A card game design with digital devices that brings kids together through global weather for The Weather Channel. Due to NDA, I will mainly talks about design process.

IBM Intern Incubation Project


The Weather Channel

UX Designer

8 Weeks (Sep.2016-Nov.2016)

Chloe Poulter (team lead)
Sean Carty (Visual Designer)
D.A. Anguiano (Developer)

Market Research
Rapid Prototyping, Video Making

What I learned?

1) Warm-up activities and weekly playbacks with stakeholders help gauge participants’ attitudes and clarify design expectations.

2) Assumptions aren’t always bad. They can be used as inspirations later and guided research until proven to be wrong.

3)Include user testing, such as speed dating method, in every design phase to gather quick feedback and re-aim design focus.

4) Being vulnerable. Work hard and play hard!


“The number of kids aged 9-12 interested in STEM Continues to decline.”

This project was an 8-week incubation team project for IBM Design Studio in Austin, Texas. As a kick-off project for my IBM internship. Our client was the Weather Channel, and the challenge we faced was creating a meaningful experience to intrigue 9-12 kids’ interests in science, especially weather. Due to the NDA, I'm unable to share design and research details. Therefore, I'll focus on talking about the design process and what I've learned through the project.



We followed the practice of co-creation with IBM Design thinking process.

We started this project by a workshop during which we did a lot warm-up activities with our stakeholders, like Stakeholder Map, Empathy Map. These co-created activities helped gauge participants’ attitudes and clarified design prompt about this project. “Hopes and Fears” is a special design method that I learned the first time from this project. Stakeholders wrote down their expectations and doubts about this project and then we discussed and synthesized to figure out how themes emerged. This artifact helped us to refer back frequently later to track progress. We nailed these insights by placing stars on “hopes” notes that become realized and remove “fears” notes that melt away. A challenge we noticed from this workshop was that our stakeholder wanted a big global idea and we don't have any specific goals or design scope, which gave a huge pressure to our research.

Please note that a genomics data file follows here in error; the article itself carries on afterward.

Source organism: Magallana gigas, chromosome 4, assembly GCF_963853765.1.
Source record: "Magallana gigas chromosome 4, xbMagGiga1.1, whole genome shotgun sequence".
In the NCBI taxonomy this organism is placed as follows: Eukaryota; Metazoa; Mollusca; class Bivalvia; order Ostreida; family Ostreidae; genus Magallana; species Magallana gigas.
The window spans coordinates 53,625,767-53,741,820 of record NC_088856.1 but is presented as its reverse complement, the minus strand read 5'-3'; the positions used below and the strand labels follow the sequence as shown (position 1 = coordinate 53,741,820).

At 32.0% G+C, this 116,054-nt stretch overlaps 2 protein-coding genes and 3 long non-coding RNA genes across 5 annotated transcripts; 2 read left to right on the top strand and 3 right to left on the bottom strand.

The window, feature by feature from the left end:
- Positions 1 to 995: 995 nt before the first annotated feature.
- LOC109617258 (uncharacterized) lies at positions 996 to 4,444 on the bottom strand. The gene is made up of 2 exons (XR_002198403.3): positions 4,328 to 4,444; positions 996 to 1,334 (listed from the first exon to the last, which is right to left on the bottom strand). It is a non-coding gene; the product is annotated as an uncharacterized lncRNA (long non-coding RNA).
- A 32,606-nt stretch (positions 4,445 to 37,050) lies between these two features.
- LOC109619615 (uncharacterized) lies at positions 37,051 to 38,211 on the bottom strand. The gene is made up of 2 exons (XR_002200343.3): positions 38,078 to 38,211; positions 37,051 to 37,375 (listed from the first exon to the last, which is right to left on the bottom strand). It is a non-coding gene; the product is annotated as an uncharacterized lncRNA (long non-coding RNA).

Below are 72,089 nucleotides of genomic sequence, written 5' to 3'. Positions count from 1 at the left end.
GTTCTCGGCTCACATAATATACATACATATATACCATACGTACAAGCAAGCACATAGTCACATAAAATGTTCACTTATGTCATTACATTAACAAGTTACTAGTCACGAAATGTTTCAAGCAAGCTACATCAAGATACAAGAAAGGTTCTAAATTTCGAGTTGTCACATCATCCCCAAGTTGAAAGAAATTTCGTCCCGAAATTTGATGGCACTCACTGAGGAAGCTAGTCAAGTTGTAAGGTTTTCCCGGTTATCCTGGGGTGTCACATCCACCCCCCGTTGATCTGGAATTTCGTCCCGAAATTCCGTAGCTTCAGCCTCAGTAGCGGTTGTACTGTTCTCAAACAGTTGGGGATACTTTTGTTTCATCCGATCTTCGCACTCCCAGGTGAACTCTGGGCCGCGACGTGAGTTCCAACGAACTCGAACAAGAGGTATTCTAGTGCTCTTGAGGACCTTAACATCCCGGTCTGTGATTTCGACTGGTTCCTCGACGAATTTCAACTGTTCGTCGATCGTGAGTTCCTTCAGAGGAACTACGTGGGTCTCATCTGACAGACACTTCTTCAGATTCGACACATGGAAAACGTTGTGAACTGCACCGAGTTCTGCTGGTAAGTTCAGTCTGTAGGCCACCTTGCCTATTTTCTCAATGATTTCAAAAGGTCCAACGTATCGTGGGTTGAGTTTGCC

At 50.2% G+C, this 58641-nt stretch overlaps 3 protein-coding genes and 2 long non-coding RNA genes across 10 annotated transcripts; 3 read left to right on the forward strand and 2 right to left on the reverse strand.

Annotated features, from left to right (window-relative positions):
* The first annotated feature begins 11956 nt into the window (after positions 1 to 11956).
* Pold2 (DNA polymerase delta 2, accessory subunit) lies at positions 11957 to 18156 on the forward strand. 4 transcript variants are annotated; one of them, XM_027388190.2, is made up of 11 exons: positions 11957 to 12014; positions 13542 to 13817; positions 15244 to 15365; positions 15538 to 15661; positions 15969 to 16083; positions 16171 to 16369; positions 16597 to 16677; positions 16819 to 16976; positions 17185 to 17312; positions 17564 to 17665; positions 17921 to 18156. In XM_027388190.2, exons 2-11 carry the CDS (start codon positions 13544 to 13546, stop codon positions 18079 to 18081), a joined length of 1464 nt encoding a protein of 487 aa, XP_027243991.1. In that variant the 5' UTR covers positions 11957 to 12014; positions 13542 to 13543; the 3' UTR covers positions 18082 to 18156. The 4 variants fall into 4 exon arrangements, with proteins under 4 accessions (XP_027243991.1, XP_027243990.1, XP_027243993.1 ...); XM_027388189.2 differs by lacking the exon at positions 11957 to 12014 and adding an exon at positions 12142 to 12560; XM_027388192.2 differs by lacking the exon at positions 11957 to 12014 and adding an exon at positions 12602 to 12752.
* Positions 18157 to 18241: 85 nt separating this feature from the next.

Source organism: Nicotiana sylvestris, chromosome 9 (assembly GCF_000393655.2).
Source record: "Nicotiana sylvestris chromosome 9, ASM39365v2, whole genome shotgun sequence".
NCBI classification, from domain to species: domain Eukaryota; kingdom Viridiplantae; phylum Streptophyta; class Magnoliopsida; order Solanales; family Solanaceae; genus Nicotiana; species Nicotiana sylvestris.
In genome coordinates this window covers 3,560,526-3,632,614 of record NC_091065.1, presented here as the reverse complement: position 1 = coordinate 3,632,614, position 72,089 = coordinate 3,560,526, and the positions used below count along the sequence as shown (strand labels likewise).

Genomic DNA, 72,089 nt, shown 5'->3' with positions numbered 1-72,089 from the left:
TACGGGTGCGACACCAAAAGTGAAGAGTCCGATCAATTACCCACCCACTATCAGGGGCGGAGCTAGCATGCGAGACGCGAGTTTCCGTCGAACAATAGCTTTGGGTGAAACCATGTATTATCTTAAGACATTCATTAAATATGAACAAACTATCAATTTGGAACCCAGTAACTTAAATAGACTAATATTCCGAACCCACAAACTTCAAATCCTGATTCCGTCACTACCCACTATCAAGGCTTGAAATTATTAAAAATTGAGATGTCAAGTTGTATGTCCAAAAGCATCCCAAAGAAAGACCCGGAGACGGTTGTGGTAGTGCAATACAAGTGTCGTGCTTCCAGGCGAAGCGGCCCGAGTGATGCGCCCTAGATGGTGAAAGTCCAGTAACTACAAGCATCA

hopes and fears with stakeholders
Our team with stakeholders


Kids are most active learners when they are learning by doing, trying and experimenting, like games.

We interviewed  14 kids, 9 teachers, 10 parents from 4 countries.

My teammates came from four different countries which added more diverse perspectives into our research. Our team had a week’s interview and field research with perspective users from 9-year old kids in America to 45-year old science teacher in China. We used research methods such as directed storytelling, diary studies, and science museum observations and came back tons of insights about their current feeling of education and science as well as personal interests. All of this provided the foundation for later ideation and synthesis. We then transcribed the interview recordings into the notes. Based on these first-handed findings we created five personas, and what’s more, even assumptions. What I learn from IBM design thinking is that assumptions aren’t always bad. They can be used as inspirations later and guided our research until proven wrong .